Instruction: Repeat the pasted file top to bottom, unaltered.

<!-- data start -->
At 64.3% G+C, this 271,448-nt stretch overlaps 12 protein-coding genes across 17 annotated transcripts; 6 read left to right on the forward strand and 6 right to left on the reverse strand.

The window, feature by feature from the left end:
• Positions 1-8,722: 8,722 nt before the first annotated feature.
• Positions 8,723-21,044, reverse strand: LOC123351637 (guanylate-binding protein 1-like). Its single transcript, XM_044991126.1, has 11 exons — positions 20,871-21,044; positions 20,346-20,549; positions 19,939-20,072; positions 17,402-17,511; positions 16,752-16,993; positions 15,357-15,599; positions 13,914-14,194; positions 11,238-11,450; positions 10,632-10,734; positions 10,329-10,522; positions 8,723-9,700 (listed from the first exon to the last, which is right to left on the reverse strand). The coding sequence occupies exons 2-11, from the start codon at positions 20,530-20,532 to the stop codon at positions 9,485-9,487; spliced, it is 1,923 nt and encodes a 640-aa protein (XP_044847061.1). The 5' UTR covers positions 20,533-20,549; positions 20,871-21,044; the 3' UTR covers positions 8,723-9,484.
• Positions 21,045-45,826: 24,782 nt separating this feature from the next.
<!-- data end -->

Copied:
At 64.3% G+C, this 271,448-nt stretch overlaps 12 protein-coding genes across 17 annotated transcripts; 6 read left to right on the forward strand and 6 right to left on the reverse strand.

The window, feature by feature from the left end:
• Positions 1-8,722: 8,722 nt before the first annotated feature.
• Positions 8,723-21,044, reverse strand: LOC123351637 (guanylate-binding protein 1-like). Its single transcript, XM_044991126.1, has 11 exons — positions 20,871-21,044; positions 20,346-20,549; positions 19,939-20,072; positions 17,402-17,511; positions 16,752-16,993; positions 15,357-15,599; positions 13,914-14,194; positions 11,238-11,450; positions 10,632-10,734; positions 10,329-10,522; positions 8,723-9,700 (listed from the first exon to the last, which is right to left on the reverse strand). The coding sequence occupies exons 2-11, from the start codon at positions 20,530-20,532 to the stop codon at positions 9,485-9,487; spliced, it is 1,923 nt and encodes a 640-aa protein (XP_044847061.1). The 5' UTR covers positions 20,533-20,549; positions 20,871-21,044; the 3' UTR covers positions 8,723-9,484.
• Positions 21,045-45,826: 24,782 nt separating this feature from the next.